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Discussion Starter #1
Hi! First post here; although, I have followed for a decade or more.

We are getting ready to purchase a 14'er, and we have narrowed it down to the Tributary 14HD and 14' NRS Outlaw (because we have access to great deals on both). When I guided, I only rowed and paddled rafts with plain old I-beam floors. No pockets. No bladders. Nothing of the sort. So now I'm trying to get back up to speed and figure out the floors on both of these models.

1) What should I expect with basic floor maintenance of both of these?
2) Does the Trib floor fill up with a little bit of water like other AIREs? As in "on purpose," and if so, what's the consensus? Good? Bad? Ugly?
3) I see the "new" NRS Outlaw has "Easy, zippered access to the floor bladder ... hidden under the stern thwart." Does this zipper situation remedy some of the issues with the old models filling up with silt?
4) It seems like the older Outlaws had serious drainage issues. Anyone have experience in whitewater with the newer Outlaws?

For context, we will use this raft primarily for mellow overnights. Nothing more than class III. Not so much for fishing.

Thank you for sharing your experiences!
 

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Ive had both boats. I wasn’t super crazy about my Outlaw. It got the job done, but I didn’t like the floor, and I feel like the PVC shell wears poorly. It still holds air, no patches, but it looks terrible after 4 years. The Trib is a bit heavy compared to the regular Aires, but it is very durable and well made boat. The Trib colors suck if that maters. At least the Outlaw comes in a few colors.

I’ve replaced both now with a 156R and a 143D. If you can get a deal, you are not going to regret either. I’d take the Trib over the Outlaw. Here’s the old Outlaw alongside our 156R. Good luck with it!
62945
 

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Discussion Starter #3
Ive had both boats. I wasn’t super crazy about my Outlaw. It got the job done, but I didn’t like the floor, and I feel like the PVC shell wears poorly. It still holds air, no patches, but it looks terrible after 4 years. The Trib is a bit heavy compared to the regular Aires, but it is very durable and well made boat. The Trib colors suck if that maters. At least the Outlaw comes in a few colors.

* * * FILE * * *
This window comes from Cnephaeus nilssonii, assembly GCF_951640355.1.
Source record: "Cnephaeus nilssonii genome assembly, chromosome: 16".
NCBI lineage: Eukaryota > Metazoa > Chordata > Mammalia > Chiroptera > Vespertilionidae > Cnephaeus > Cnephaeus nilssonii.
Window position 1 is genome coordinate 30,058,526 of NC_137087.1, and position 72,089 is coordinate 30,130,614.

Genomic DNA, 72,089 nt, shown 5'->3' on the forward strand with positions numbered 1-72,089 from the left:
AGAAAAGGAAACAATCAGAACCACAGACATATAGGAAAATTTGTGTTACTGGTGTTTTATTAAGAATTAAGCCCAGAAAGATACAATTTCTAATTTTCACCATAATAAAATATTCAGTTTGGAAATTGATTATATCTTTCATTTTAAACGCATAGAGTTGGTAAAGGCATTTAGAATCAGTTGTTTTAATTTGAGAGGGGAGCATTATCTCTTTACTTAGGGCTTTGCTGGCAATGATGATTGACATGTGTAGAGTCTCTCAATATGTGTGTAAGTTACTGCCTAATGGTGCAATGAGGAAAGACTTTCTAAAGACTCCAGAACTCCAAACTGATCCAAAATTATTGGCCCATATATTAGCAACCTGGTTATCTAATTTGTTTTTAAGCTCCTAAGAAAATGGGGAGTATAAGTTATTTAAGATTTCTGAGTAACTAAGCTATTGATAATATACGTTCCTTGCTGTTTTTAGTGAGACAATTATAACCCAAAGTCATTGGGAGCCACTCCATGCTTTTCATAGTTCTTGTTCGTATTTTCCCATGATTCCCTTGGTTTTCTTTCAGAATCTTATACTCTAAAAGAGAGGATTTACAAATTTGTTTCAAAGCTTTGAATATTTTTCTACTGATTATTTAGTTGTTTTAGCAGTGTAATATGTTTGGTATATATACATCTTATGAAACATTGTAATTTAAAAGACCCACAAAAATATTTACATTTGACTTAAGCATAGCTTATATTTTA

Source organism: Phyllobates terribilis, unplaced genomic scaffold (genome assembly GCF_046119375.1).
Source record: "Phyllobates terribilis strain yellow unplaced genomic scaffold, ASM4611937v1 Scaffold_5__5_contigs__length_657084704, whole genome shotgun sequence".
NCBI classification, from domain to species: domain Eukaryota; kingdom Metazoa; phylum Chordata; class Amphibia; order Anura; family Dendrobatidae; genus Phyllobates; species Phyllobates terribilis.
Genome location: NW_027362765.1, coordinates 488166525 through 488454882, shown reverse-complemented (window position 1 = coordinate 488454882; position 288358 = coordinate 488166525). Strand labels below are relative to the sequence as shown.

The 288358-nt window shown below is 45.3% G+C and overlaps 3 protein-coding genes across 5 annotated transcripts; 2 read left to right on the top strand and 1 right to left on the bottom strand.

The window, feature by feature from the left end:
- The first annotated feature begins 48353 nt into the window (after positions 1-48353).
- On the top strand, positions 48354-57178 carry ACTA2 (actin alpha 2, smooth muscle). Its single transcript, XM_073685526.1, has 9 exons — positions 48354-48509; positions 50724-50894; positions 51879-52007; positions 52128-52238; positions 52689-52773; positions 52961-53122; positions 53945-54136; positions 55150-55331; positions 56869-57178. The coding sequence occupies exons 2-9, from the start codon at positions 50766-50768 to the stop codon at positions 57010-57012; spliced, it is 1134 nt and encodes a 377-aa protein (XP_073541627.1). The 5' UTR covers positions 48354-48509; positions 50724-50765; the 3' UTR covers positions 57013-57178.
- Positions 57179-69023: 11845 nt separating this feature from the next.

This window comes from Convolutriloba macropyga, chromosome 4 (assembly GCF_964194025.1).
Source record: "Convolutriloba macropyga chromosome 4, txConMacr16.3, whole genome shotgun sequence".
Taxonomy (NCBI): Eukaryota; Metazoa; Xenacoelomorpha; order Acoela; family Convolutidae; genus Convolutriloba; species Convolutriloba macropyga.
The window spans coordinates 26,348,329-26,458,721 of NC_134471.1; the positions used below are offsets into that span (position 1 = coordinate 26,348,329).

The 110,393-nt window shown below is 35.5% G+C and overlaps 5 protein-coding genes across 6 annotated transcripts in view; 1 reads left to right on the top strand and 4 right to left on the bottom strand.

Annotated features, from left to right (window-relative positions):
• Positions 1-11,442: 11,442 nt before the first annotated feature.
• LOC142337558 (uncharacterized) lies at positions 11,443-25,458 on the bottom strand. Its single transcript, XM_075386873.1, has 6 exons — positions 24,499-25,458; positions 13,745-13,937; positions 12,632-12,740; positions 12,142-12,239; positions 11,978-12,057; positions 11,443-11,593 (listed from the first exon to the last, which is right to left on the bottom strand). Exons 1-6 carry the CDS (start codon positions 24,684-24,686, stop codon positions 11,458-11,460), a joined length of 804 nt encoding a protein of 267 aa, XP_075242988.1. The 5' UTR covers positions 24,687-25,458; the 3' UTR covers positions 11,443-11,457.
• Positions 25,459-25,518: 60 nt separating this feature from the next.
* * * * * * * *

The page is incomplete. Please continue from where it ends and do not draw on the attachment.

I’ve replaced both now with a 156R and a 143D. If you can get a deal, you are not going to regret either. I’d take the Trib over the Outlaw. Here’s the old Outlaw alongside our 156R. Good luck with it! View attachment 62945
Super helpful. Thank you. The Trib colors are terrible, but I can deal with that if I have to.

What is the deal with the floor on the Tributary? Do you have to clean out the pocket/shell/whatever it's called on a regular basis? Does it collect silt?

And how did the Outlaw drain? I definitely don't want to feel like I'm in a bucket boat/sluggish when I need to be stealthy.

Really appreciate your help! Thank you.
 

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It’s been my experience that it’s really hard to run class 3 and under with any self bailer and get it to bath tub for a extended period of time. Sure maybe a little after a big hit but even continuous class 3 there is time for the water to bail out. Now continuous class 4 and 5 are a different story. I’m not the biggest fan of bladder style boats but I run a lot of silty rivers and store my boats rolled. I have owned one (Ik) and after a high water San Juan trip it was filled with silt. I was on a trip with a new star and a new trib last summer. I liked the shape of the star better wider, bigger tubes, more kick and a longer flat section. I’ve always thought the tribe had a wired shape and I’m not really a fan of diminishing tubes. Which on another point if your worried about it filling up diminishing tubes will allow for more water to come over the bow. I should also note I’ve owned pvc boats but I prefer rubber. I would encourage a friend to go the star route you will be able to get a bigger frame on it. I’ve seen negatives with both brands.
 

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I should also say that one on of the main reasons I really didn’t like a bladder boat was that since I store and transport them rolled it took a lot of time to get the floor to dry out after I used it. Like days if I didn’t unzip it and lay it in the sun which then lead to me learning how to fix zippers and keep spare zipper parts In my repair kit. The IK I owned was a trib tomcat tandem and I really enjoyed having the boat on small creeks and stuff but I did go through two bladders in two years but I used it at least 60 days In that time
 

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Discussion Starter #6